Equal Employment Opportunity:

Complaint Caseloads Rising, With Effects of New Regulations on Future Trends Unclear

GGD-99-128: Published: Aug 16, 1999. Publicly Released: Aug 16, 1999.

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Pursuant to a congressional request, GAO provided information on the Equal Employment Opportunity Commission's (EEOC) complaint caseload, focusing on: (1) trends in the size of inventories and the age of cases in inventory at various stages of the EEO complaint process; (2) trends in the number of complaints filed by federal employees and the time taken by agencies and EEOC to process them; and (3) implications of these trends and how future caseloads may be affected by EEOC's regulatory changes to the complaint process.

GAO noted that: (1) inventories of unresolved federal sector discrimination cases at agencies and EEOC have continued to grow; (2) overall, from fiscal year (FY) 1991 to FY 1998, complaint inventories at federal agencies rose by about 114 percent, to 36,333; (3) at EEOC, during the same period, the hearings inventory rose by 280 percent, to 11,967, while the appeals inventory went up by 648 percent, to 10,966; (4) as inventories grew, the average age of cases in agencies' inventories (446 days) and EEOC's hearings (320 days) and appeals (293 days) inventories also reached new levels; (5) the size of the inventories and the age of cases in them continued their upward trend during FY 1998 as neither the agencies nor EEOC kept up with the influx of new cases; (6) agencies' inventories grew by 6 percent in FY 1998 despite a 2.8 percent decline in the number of new complaints; (7) the growth in EEOC's inventory of hearing requests during this period--19.5 percent--was greater than the increase in the number of new hearing requests, which rose by about 9.2 percent; (8) at the same time, EEOC's appeals inventory increased by 9.9 percent, even though the number of new appeals filed remained almost unchanged; (9) the average time to process a complaint at agencies showed a small decline in FY 1998, from 391 to 384 days, but there were sharp increases in the average time EEOC took to process hearing requests (rising from 277 to 320 days) and appeals (rising from 375 to 473 days); (10) a case travelling the entire complaint process could be expected to take 1,186 days to process, based on FY 1998 data; (11) this was 91 days longer than in FY 1997; (12) the logjams at EEOC and agencies are likely to persist, at least in the short run, as long as agencies and EEOC receive more new cases than they process and close; (13) the long-term outlook, however, is unclear; (14) substantive revisions to complaint program regulations and procedures are to be implemented beginning in November 1999; (15) these revisions are intended to reduce the volume of cases flowing through the complaint process; (16) the revisions include a requirement that agencies offer alternative dispute resolution, as well as other rules to reduce the opportunities for multiple complaints by the same complainant; and (17) however, EEOC has not yet developed estimates of how the revisions to program regulations will affect caseload trends and resource needs, nor has the agency completed development of measures and indicators to track the effects of these revisions once they are implemented.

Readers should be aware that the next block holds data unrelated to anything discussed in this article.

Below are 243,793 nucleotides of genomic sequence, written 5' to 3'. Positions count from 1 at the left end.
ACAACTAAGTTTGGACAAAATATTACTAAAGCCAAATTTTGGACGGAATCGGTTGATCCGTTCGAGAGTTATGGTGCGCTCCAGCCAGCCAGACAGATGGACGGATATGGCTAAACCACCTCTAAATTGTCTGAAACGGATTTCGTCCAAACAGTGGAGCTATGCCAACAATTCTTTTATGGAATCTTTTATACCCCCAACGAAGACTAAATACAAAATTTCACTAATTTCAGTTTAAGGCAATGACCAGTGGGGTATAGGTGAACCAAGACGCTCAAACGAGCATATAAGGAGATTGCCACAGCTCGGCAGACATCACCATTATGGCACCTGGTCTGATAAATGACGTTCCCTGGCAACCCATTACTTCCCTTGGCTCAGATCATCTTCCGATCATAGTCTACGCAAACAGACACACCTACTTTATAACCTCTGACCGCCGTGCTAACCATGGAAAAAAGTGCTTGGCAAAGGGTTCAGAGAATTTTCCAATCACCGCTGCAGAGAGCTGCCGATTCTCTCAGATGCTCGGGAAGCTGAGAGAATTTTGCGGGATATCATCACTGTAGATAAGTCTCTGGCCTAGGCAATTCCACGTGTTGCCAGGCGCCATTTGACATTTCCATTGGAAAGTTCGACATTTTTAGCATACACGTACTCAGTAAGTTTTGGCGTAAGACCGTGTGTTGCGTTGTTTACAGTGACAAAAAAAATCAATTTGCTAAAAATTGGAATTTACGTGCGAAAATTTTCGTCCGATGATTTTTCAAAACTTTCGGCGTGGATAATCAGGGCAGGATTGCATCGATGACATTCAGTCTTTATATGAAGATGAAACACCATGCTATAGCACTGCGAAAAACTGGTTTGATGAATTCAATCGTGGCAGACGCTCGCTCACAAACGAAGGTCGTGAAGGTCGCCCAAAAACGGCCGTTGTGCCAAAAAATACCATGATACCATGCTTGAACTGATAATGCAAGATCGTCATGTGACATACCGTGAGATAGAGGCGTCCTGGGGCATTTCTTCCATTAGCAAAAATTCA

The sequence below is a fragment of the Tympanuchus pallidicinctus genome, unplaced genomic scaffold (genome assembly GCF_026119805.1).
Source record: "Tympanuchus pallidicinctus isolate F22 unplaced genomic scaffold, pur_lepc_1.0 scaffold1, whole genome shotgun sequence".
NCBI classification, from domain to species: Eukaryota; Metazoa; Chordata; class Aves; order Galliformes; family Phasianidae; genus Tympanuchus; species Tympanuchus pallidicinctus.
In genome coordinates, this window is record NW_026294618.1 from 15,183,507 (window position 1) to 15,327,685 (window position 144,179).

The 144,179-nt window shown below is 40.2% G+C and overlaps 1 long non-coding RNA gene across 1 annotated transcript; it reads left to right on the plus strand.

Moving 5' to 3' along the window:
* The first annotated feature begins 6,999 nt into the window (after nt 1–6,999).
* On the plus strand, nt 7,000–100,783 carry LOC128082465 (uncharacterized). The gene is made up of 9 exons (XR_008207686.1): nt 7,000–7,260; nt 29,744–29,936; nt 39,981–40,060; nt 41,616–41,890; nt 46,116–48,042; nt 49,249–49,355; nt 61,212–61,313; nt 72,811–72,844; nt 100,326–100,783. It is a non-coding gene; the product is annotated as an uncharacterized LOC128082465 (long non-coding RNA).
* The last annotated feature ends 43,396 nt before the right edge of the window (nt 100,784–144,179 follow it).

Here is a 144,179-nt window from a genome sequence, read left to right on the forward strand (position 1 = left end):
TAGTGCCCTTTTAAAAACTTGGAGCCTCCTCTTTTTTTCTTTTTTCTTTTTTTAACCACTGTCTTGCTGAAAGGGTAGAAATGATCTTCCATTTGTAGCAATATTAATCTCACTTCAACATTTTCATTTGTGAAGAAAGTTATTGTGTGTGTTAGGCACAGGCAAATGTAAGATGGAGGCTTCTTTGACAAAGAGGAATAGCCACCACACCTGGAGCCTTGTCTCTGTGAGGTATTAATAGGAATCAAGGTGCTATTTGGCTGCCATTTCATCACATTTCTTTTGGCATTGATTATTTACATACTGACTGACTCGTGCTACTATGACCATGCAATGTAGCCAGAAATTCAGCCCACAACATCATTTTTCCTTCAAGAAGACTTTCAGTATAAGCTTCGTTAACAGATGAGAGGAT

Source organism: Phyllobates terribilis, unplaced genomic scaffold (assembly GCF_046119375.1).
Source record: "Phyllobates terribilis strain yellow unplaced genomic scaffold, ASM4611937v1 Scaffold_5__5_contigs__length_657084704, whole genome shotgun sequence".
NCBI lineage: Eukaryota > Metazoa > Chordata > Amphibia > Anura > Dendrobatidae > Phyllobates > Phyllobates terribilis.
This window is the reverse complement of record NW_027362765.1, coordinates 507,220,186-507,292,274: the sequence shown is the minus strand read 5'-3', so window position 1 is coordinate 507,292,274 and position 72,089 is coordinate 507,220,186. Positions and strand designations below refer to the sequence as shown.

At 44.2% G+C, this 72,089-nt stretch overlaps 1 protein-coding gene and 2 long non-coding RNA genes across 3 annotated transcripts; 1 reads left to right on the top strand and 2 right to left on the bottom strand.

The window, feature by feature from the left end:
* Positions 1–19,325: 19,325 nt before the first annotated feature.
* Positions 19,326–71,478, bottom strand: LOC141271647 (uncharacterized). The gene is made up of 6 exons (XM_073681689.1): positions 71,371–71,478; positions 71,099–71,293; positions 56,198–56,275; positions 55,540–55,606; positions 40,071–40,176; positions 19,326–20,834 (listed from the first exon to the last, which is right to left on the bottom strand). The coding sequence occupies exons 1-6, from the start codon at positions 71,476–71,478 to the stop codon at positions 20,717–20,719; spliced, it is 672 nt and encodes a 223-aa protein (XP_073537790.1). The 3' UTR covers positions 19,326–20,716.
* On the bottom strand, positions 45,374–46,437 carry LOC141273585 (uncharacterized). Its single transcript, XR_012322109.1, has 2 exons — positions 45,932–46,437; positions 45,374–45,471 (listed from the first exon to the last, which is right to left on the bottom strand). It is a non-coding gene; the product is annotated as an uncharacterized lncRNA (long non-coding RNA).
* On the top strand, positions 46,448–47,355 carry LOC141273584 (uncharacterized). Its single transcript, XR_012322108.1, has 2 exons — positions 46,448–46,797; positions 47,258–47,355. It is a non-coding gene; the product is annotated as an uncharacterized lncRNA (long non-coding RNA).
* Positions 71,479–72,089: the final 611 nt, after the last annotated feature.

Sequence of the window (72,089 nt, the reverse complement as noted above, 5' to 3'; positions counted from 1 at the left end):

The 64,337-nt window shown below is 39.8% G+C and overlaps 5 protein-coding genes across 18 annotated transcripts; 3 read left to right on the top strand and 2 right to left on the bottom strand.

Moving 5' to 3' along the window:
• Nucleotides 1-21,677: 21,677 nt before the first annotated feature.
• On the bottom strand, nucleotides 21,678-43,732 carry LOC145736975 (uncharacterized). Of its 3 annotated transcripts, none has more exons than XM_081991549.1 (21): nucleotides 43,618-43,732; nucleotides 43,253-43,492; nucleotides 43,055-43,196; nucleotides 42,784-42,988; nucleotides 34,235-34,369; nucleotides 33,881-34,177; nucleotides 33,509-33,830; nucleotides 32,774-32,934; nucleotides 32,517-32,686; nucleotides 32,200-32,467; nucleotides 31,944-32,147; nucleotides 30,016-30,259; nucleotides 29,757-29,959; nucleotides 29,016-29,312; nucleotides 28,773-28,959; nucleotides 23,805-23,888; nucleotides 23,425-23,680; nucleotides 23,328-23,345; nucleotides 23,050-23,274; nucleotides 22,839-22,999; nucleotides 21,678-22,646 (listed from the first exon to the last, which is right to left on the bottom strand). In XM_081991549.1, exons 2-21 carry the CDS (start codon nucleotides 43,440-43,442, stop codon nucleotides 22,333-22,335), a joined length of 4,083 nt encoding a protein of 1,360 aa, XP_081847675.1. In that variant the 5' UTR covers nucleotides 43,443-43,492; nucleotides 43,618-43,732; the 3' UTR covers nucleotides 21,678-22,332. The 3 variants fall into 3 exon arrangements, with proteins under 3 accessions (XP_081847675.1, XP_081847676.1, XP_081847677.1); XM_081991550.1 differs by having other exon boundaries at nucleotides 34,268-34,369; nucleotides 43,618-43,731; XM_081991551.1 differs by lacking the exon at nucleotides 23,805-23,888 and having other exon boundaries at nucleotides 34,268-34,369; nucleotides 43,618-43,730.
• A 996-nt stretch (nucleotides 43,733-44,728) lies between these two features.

Status Legend:

More Info
  • Review Pending-GAO has not yet assessed implementation status.